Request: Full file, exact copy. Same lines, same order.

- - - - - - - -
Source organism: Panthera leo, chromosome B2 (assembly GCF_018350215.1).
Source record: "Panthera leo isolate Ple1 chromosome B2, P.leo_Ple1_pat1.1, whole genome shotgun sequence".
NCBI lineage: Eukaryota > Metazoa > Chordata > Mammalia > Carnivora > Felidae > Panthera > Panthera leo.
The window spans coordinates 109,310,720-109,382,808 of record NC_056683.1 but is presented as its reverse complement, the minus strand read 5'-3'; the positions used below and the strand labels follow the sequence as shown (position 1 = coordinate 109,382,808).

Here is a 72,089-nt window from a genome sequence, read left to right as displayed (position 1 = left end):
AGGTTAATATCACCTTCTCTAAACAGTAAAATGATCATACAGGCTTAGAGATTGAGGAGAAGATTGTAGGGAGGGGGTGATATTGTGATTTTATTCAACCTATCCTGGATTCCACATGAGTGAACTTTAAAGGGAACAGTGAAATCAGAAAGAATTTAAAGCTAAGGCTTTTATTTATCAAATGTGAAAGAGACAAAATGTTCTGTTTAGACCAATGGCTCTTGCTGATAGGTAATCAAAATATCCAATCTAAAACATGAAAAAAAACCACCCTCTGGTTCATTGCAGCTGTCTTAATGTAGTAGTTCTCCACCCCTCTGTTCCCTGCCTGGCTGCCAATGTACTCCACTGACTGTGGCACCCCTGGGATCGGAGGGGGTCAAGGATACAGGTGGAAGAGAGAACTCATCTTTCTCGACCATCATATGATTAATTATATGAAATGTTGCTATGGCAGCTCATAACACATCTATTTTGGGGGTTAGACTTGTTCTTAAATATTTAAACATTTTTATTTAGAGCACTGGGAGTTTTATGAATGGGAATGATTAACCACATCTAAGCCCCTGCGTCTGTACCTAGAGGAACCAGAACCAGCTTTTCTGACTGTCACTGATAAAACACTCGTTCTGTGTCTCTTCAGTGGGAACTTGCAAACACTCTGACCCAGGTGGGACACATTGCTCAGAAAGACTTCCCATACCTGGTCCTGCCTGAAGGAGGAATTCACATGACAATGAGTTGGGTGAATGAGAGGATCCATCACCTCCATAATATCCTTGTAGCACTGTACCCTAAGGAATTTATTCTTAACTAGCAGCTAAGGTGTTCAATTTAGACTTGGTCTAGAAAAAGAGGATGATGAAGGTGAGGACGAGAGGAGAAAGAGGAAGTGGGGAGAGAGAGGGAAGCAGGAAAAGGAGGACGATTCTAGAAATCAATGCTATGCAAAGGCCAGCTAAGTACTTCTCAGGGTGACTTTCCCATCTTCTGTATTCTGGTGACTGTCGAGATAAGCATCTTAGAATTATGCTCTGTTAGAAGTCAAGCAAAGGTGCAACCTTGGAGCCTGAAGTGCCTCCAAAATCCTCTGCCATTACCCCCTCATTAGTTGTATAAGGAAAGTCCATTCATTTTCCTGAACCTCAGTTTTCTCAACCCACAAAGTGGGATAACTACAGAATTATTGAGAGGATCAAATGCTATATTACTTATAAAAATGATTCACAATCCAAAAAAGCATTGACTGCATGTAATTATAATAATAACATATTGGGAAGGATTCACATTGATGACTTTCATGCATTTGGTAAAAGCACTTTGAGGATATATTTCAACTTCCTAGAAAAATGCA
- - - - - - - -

Source organism: Panthera leo, chromosome B2 (assembly GCF_018350215.1).
Source record: "Panthera leo isolate Ple1 chromosome B2, P.leo_Ple1_pat1.1, whole genome shotgun sequence".
NCBI lineage: Eukaryota > Metazoa > Chordata > Mammalia > Carnivora > Felidae > Panthera > Panthera leo.
The window spans coordinates 109,310,720-109,382,808 of record NC_056683.1 but is presented as its reverse complement, the minus strand read 5'-3'; the positions used below and the strand labels follow the sequence as shown (position 1 = coordinate 109,382,808).

Here is a 72,089-nt window from a genome sequence, read left to right as displayed (position 1 = left end):
AGGTTAATATCACCTTCTCTAAACAGTAAAATGATCATACAGGCTTAGAGATTGAGGAGAAGATTGTAGGGAGGGGGTGATATTGTGATTTTATTCAACCTATCCTGGATTCCACATGAGTGAACTTTAAAGGGAACAGTGAAATCAGAAAGAATTTAAAGCTAAGGCTTTTATTTATCAAATGTGAAAGAGACAAAATGTTCTGTTTAGACCAATGGCTCTTGCTGATAGGTAATCAAAATATCCAATCTAAAACATGAAAAAAAACCACCCTCTGGTTCATTGCAGCTGTCTTAATGTAGTAGTTCTCCACCCCTCTGTTCCCTGCCTGGCTGCCAATGTACTCCACTGACTGTGGCACCCCTGGGATCGGAGGGGGTCAAGGATACAGGTGGAAGAGAGAACTCATCTTTCTCGACCATCATATGATTAATTATATGAAATGTTGCTATGGCAGCTCATAACACATCTATTTTGGGGGTTAGACTTGTTCTTAAATATTTAAACATTTTTATTTAGAGCACTGGGAGTTTTATGAATGGGAATGATTAACCACATCTAAGCCCCTGCGTCTGTACCTAGAGGAACCAGAACCAGCTTTTCTGACTGTCACTGATAAAACACTCGTTCTGTGTCTCTTCAGTGGGAACTTGCAAACACTCTGACCCAGGTGGGACACATTGCTCAGAAAGACTTCCCATACCTGGTCCTGCCTGAAGGAGGAATTCACATGACAATGAGTTGGGTGAATGAGAGGATCCATCACCTCCATAATATCCTTGTAGCACTGTACCCTAAGGAATTTATTCTTAACTAGCAGCTAAGGTGTTCAATTTAGACTTGGTCTAGAAAAAGAGGATGATGAAGGTGAGGACGAGAGGAGAAAGAGGAAGTGGGGAGAGAGAGGGAAGCAGGAAAAGGAGGACGATTCTAGAAATCAATGCTATGCAAAGGCCAGCTAAGTACTTCTCAGGGTGACTTTCCCATCTTCTGTATTCTGGTGACTGTCGAGATAAGCATCTTAGAATTATGCTCTGTTAGAAGTCAAGCAAAGGTGCAACCTTGGAGCCTGAAGTGCCTCCAAAATCCTCTGCCATTACCCCCTCATTAGTTGTATAAGGAAAGTCCATTCATTTTCCTGAACCTCAGTTTTCTCAACCCACAAAGTGGGATAACTACAGAATTATTGAGAGGATCAAATGCTATATTACTTATAAAAATGATTCACAATCCAAAAAAGCATTGACTGCATGTAATTATAATAATAACATATTGGGAAGGATTCACATTGATGACTTTCATGCATTTGGTAAAAGCACTTTGAGGATATATTTCAACTTCCTAGAAAAATGCA